The discordant regulation of glucose uptake and glycogen synthesis in muscles with HG, where glycogen synthesis becomes the rate-limiting step, was also reported by Laurent et al. (24). Further investigations revealed elevated glucose 6-phosphate in muscle with HG, compared with NG and LG, during insulin treatment. Glucose 6-phosphate allosterically activates glycogen synthase and inhibits hexokinase (25, 43). Hexokinase has a low Ki for glucose 6-phosphate (43), and the accumulation of nonphosphorylated 2-deoxyglucose supports that hexokinase may be inhibited in muscles with HG. Tracer amounts of 2-deoxyglucose are widely used to estimate the rates of glucose uptake in skeletal muscles, and a lumped constant close to 1 has been reported (11). In the present study, we observed a good correlation between the estimated glucose uptake rates and the combined rates for glycogen synthesis and glycolytic flux in muscles with LG and NG. By contrast, estimated glucose uptake was much greater than the sum of glycogen synthesis and glycolysis in muscles with HG. We are presently unable to provide an explanation for this discrepancy.
Despite the possible inhibition of hexokinase, insulin still increased glycogen synthesis and glycolytic flux in muscles with HG. Laurent et al. (24) previously reported that glycolytic flux is elevated in muscles with HG together with elevated glucose 6-phosphate. Phosphoglucose isomerase converts glucose 6-phosphate to fructose 6-phosphate in a near-equilibrium reaction (26); hence, fructose 6-phosphate will increase with subsequent activation of phosphofructokinase (40), the rate-limiting step in glycolysis. Elevated glucose 6-phosphate in muscles with HG may also facilitate insulin-stimulated glycogen synthesis, as glycogen synthesis occurs without significant activation of glycogen synthase activity in the present study (measured in vitro with fixed glucose 6-phosphate). Taken together, these observations provide novel mechanistic insights into how glucose handling is altered in muscles with HG.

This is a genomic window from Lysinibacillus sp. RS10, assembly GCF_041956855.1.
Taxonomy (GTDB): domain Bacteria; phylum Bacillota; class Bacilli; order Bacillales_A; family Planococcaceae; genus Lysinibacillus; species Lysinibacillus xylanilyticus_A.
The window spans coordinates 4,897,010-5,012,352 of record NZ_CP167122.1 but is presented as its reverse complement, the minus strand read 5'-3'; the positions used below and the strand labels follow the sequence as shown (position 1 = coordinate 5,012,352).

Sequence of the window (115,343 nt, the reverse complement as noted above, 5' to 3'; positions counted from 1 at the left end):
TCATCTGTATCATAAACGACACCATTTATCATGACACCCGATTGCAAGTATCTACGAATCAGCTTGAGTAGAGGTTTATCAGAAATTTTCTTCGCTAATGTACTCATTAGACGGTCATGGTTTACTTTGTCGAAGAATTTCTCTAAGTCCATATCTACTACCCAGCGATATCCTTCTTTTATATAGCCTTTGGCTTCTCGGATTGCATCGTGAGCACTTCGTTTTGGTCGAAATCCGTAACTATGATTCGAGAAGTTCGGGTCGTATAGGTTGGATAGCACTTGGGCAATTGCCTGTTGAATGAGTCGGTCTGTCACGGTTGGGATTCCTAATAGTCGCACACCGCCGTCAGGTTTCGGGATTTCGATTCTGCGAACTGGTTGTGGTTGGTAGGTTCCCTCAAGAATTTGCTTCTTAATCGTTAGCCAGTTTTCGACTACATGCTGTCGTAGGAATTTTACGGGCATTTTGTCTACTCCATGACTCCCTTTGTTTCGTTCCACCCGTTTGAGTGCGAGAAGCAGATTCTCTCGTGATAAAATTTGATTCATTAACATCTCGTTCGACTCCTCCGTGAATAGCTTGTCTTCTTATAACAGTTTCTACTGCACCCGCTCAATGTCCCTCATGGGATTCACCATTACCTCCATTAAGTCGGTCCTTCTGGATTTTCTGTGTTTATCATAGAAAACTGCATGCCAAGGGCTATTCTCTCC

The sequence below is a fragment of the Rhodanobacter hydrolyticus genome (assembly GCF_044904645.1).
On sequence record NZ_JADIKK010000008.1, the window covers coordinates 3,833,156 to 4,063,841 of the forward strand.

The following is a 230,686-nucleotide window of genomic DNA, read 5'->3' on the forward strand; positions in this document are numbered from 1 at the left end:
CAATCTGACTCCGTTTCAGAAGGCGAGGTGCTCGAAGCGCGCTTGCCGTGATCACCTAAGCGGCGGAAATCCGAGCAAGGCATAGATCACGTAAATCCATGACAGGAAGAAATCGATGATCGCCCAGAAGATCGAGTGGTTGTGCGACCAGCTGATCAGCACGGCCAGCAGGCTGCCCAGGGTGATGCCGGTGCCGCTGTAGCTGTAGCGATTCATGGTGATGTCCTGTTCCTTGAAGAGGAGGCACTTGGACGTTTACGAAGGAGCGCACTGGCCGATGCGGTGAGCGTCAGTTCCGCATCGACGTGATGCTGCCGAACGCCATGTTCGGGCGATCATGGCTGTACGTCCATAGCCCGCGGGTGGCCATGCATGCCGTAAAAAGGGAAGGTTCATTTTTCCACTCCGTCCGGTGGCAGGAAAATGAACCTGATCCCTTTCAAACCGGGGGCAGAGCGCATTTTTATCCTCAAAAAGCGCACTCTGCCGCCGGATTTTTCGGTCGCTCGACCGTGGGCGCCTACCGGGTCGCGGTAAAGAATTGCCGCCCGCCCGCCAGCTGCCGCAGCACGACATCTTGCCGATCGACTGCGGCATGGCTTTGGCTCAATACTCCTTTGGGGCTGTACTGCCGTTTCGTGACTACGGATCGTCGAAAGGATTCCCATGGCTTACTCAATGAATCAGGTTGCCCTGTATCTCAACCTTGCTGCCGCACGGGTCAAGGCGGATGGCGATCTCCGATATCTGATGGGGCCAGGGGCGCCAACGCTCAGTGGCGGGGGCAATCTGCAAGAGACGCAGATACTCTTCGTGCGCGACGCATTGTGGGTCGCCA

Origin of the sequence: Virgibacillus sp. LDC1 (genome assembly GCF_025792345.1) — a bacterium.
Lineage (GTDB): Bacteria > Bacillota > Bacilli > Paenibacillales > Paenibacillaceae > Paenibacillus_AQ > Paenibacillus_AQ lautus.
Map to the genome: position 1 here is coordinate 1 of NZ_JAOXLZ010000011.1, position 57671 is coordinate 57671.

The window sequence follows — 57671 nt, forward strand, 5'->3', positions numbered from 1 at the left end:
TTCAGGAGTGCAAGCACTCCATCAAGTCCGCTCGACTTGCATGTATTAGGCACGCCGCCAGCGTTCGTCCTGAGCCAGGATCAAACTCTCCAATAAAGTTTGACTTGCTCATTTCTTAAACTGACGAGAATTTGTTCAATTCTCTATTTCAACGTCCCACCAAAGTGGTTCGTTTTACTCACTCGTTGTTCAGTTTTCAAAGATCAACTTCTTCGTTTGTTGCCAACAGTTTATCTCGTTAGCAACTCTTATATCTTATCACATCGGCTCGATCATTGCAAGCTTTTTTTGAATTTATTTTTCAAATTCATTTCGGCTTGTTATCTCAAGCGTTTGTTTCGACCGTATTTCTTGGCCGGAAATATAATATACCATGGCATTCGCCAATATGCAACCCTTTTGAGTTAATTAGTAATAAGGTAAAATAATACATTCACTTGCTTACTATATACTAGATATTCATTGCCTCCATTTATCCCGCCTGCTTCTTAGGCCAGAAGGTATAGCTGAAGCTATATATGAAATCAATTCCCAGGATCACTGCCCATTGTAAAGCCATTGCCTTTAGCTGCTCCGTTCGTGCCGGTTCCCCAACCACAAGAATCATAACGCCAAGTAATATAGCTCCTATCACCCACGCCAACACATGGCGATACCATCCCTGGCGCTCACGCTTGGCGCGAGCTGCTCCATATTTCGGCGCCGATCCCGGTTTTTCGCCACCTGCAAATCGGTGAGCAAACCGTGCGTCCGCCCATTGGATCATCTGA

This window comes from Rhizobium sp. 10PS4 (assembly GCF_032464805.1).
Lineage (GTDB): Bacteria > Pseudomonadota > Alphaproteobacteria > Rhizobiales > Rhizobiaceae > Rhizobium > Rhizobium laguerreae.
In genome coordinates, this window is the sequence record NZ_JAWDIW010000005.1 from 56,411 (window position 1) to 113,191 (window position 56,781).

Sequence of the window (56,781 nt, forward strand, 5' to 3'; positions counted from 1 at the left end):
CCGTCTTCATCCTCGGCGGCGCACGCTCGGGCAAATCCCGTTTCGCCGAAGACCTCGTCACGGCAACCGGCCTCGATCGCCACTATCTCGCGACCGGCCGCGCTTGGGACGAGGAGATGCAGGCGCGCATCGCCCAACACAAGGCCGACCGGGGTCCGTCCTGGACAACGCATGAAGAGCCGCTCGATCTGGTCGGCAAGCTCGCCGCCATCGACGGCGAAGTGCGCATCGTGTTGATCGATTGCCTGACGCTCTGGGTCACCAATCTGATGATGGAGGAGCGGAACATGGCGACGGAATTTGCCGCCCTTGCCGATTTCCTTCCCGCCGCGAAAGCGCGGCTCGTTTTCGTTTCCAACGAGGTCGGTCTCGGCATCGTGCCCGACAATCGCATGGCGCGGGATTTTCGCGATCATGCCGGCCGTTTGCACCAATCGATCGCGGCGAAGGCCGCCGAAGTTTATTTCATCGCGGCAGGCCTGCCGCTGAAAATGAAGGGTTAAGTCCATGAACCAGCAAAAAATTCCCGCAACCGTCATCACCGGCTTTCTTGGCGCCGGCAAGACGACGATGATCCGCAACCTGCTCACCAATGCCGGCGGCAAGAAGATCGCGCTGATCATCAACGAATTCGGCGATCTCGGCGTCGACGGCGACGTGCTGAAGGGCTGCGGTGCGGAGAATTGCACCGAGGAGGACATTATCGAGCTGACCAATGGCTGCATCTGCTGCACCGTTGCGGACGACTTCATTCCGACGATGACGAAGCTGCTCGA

Like glucose uptake, all aspects of insulin signaling were relatively unaltered in muscles with HG. Varying the glycogen concentration by fasting and fasting/refeeding did not influence proximal steps in insulin signaling, including insulin receptor phosphorylation and IRS-1-associated PI 3-kinase activation. PKB phosphorylation (Ser473) and GSK-3 phosphorylation were also normal in muscle with HG. On the other hand, in muscles with LG content, insulin-stimulated PKB phosphorylation (Ser473) was increased. These observations are consistent with previous reports of increased insulin-stimulated PKB activity and glucose uptake in muscle with LG (9, 22). The mechanism underlying the increased PKB phosphorylation and activation in muscle with LG is not immediately apparent. It appears unlikely that the 20% increase in total PKB expressions explains the twofold increase in PKB phosphorylation. Because IRS-1-associated PI 3-kinase activity is normal in muscle with LG, it seems more likely that LG exerts its effects at a level between PI 3-kinase and PKB. It would be attractive to suggest that increased insulin-stimulated phosphorylation of PKB may contribute to the increased glucose uptake in muscles with LG. However, the antibodies used in the present study (PKB and phospho-PKB Ser473) recognize all isoforms of PKB, and we have not specifically shown increased phosphorylation of PKBβ, which seems to regulate insulin-stimulated glucose uptake (21). Future studies are required to characterize, in an isoform-specific manner, the mechanisms by which LG regulates expression and phosphorylation of PKB.